- Silicon Valley's 19 Coolest Places to Work
- Is Windows 8 Development Worth the Trouble?
- 8 Books Every IT Leader Should Read This Year
- 10 Hot Hadoop Startups to Watch
IDG News Service - Microsoft experienced disruptions for several hours to its online suite of mail, calendar and storage services, leaving many users unable to access their accounts.
The problems occurred Tuesday evening in the U.S. Microsoft posted a series of status updates for its Outlook and Hotmail services showing the issues in its online email were unresolved nearly four hours after they were first flagged.
"We're having a problem accessing email. You might not be able to see all your email messages. We're working to restore service right now," the company posted.
[ HOW-TO: Solve the Windows 8 Start Button dilemma ]
Over three hours later a second message was posted, saying Microsoft was still working on the issue and promising an update.
Microsoft is in the middle of moving users over from its aging but popular Hotmail service to its new Outlook.com. Many online speculated the issues stemmed from the company's ongoing migration to the newer service, which the company hopes to complete by summer.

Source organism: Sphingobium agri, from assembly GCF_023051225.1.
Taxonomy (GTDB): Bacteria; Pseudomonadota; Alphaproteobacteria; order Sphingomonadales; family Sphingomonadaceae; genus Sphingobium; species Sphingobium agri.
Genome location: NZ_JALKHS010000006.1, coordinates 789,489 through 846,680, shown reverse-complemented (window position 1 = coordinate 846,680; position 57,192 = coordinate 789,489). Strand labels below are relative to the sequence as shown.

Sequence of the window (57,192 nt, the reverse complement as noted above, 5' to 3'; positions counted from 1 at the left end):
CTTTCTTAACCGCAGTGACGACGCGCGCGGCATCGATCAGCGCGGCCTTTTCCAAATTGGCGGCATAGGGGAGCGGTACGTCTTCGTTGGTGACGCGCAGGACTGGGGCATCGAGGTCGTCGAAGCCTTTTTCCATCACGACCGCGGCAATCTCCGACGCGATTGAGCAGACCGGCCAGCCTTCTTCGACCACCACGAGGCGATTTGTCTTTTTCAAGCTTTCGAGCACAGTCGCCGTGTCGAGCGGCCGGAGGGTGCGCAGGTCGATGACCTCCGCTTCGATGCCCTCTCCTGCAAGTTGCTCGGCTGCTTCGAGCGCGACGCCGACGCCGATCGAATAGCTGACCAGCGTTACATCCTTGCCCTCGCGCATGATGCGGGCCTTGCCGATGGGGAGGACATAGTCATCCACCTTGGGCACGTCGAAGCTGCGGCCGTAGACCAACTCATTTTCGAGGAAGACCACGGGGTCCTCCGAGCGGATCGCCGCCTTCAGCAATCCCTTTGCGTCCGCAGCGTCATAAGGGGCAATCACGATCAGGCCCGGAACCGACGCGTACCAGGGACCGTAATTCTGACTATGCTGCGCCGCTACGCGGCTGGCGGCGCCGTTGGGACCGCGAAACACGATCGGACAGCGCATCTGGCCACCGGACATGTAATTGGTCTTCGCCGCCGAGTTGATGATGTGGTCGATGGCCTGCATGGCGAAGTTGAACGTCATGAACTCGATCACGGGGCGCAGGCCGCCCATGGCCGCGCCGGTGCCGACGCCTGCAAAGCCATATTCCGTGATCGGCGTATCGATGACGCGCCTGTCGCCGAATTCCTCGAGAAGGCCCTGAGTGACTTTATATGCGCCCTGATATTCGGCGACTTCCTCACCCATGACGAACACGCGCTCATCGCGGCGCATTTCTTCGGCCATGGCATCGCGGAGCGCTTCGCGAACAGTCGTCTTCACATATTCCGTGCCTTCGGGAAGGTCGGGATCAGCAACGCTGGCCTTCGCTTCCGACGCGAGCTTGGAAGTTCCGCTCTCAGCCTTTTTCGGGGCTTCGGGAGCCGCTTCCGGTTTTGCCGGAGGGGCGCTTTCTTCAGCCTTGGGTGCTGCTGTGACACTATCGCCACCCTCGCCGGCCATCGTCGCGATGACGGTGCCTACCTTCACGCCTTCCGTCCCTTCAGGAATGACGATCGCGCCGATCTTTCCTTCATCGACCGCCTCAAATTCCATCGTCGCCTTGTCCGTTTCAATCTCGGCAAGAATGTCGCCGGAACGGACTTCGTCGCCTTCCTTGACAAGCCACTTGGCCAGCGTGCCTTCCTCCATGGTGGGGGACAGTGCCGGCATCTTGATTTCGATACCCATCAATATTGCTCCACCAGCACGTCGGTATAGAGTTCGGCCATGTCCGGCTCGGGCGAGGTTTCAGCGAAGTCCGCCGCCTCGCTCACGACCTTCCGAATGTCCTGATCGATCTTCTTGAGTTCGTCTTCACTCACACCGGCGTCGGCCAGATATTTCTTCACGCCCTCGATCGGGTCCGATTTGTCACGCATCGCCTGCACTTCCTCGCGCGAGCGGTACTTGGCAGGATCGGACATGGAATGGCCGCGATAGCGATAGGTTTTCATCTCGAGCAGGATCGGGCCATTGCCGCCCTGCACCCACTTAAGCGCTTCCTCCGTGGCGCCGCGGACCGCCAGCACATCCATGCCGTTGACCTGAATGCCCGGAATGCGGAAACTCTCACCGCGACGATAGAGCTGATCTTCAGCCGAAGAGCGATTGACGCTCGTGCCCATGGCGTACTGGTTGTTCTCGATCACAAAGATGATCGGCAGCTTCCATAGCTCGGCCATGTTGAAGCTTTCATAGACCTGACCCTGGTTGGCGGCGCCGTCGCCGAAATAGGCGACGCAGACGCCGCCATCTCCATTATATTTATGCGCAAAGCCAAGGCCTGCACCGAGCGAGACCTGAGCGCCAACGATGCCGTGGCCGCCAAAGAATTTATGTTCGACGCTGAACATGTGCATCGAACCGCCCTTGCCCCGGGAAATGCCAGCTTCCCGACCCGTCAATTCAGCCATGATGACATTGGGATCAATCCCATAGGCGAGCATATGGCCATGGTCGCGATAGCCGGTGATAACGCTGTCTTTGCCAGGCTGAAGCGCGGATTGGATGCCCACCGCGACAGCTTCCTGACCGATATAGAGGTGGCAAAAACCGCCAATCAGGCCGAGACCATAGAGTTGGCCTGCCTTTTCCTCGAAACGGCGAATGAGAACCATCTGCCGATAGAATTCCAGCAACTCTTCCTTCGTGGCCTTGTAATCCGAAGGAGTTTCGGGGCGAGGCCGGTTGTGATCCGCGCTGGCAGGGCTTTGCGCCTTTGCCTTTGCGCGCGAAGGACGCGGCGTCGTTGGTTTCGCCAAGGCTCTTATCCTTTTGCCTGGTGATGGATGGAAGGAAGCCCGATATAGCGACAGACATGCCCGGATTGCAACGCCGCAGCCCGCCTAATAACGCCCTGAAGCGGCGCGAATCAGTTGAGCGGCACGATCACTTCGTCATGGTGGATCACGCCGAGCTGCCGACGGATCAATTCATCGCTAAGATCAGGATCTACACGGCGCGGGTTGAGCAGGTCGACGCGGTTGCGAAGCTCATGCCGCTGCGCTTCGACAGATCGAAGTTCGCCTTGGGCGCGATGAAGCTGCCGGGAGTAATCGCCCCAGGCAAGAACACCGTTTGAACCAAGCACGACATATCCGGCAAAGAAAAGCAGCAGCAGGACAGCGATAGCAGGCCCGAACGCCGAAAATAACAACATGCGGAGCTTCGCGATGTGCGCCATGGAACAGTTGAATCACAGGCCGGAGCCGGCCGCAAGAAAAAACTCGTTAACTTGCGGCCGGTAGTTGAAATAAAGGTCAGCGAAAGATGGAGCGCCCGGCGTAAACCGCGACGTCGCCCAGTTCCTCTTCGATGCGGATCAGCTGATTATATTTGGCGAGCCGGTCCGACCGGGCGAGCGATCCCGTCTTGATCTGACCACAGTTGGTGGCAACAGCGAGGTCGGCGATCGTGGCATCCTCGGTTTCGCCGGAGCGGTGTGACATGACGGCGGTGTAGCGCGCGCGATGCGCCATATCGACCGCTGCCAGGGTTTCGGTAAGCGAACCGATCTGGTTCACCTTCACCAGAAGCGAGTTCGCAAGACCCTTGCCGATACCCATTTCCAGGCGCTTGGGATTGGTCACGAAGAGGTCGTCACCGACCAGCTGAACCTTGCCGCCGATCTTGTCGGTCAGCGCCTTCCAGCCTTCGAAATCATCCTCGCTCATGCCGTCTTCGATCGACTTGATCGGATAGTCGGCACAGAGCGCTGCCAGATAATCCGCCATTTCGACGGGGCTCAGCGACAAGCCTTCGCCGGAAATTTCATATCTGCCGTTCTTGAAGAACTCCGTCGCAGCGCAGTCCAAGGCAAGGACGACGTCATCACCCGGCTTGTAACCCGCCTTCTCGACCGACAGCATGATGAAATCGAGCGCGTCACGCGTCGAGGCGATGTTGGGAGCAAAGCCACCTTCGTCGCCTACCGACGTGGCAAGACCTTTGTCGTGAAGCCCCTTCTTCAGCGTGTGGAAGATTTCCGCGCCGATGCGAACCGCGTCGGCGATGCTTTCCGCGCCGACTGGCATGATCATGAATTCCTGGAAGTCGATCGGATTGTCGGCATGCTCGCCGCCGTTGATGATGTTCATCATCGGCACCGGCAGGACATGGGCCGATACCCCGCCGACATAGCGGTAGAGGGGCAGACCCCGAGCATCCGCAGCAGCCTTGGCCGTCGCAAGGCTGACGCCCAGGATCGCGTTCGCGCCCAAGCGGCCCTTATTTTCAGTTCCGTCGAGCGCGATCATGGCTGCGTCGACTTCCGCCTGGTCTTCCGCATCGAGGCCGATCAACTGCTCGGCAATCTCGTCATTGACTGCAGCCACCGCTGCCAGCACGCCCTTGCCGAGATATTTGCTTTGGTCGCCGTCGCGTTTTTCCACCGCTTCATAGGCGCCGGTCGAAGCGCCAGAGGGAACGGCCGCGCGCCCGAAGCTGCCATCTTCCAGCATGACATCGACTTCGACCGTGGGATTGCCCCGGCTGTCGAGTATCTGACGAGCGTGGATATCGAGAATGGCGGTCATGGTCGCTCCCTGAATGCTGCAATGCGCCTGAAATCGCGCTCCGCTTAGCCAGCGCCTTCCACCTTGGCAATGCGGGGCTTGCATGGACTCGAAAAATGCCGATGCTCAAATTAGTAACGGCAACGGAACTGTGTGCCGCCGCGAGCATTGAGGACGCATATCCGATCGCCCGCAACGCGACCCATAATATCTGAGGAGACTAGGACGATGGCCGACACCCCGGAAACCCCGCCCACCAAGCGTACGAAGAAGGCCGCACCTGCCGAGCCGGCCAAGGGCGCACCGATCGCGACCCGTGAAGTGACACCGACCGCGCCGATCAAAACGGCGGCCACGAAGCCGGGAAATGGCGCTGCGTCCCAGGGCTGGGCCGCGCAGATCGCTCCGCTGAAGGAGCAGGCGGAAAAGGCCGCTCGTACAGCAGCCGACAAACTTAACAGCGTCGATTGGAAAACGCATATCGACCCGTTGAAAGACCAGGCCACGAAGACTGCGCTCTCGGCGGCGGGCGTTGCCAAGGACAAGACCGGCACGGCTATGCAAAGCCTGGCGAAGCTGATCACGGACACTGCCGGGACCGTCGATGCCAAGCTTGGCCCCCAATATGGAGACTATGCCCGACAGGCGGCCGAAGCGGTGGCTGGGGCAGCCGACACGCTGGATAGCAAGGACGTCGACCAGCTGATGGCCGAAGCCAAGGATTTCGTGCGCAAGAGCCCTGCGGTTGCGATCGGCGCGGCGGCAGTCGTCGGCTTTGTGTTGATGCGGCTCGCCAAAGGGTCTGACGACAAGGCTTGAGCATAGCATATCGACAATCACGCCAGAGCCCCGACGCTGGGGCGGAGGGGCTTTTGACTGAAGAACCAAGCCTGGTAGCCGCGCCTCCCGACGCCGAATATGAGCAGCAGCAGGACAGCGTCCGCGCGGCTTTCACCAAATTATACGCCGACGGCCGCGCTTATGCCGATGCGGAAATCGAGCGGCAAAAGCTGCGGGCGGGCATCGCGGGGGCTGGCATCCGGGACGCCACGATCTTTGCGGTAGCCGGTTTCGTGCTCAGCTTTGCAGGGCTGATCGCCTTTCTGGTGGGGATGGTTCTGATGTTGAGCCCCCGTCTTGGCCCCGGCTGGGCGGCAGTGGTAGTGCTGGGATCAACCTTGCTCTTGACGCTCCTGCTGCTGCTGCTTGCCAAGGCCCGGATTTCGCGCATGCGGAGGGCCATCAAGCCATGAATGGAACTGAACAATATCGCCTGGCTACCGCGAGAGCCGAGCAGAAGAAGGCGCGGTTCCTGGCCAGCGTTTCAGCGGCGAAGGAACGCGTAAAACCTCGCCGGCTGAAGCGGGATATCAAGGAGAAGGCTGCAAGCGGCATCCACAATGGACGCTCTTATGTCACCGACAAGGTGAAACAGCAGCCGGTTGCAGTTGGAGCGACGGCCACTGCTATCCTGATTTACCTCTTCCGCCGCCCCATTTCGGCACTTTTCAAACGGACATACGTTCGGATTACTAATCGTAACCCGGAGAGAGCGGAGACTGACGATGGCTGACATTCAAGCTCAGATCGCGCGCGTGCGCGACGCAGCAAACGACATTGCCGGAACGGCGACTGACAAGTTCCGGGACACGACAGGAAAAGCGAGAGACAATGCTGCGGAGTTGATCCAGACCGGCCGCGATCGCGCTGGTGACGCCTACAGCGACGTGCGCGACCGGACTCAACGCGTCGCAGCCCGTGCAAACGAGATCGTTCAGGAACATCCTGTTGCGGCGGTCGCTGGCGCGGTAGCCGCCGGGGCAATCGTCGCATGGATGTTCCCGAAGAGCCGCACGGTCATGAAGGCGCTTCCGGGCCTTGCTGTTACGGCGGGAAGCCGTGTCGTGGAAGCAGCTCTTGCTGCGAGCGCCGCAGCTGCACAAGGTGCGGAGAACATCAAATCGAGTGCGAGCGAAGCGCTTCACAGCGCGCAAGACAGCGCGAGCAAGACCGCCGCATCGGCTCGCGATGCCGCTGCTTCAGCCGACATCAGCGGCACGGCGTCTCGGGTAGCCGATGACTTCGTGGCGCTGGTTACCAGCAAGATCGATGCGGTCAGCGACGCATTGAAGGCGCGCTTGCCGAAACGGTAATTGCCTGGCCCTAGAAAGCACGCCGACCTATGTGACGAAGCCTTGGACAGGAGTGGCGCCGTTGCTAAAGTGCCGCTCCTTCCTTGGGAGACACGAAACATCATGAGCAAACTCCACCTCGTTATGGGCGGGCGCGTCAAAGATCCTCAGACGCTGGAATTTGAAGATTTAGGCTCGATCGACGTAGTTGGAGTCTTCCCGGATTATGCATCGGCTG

A Microsoft spokesman in Tokyo said she had no immediate comment on the issues.
The company also reported issues with its calendar service Tuesday afternoon, first saying it was "performing maintenance," then came back over eight hours later and said "The problem has been fixed." Its SkyDrive online storage service reported three hours of problems related to "adding, editing or removing files."
Users took to Twitter to vent their frustrations. Many said they were unable to check their mail and some asked friends to use alternative methods to reach them.
"I thought I was getting any mail, then realized Outlook was dead," posted one user.
Outlook.com, the company's refurbished online email service, is a major effort by Microsoft to rejuvenate its popular but aging Hotmail property, with a clean, slick interface and integration with social networks like Facebook and Twitter.
The company said last month that after a six-month "Preview" period it would take the service mainstream and begin migrating its Hotmail users over, with everyone moved by summer of this year.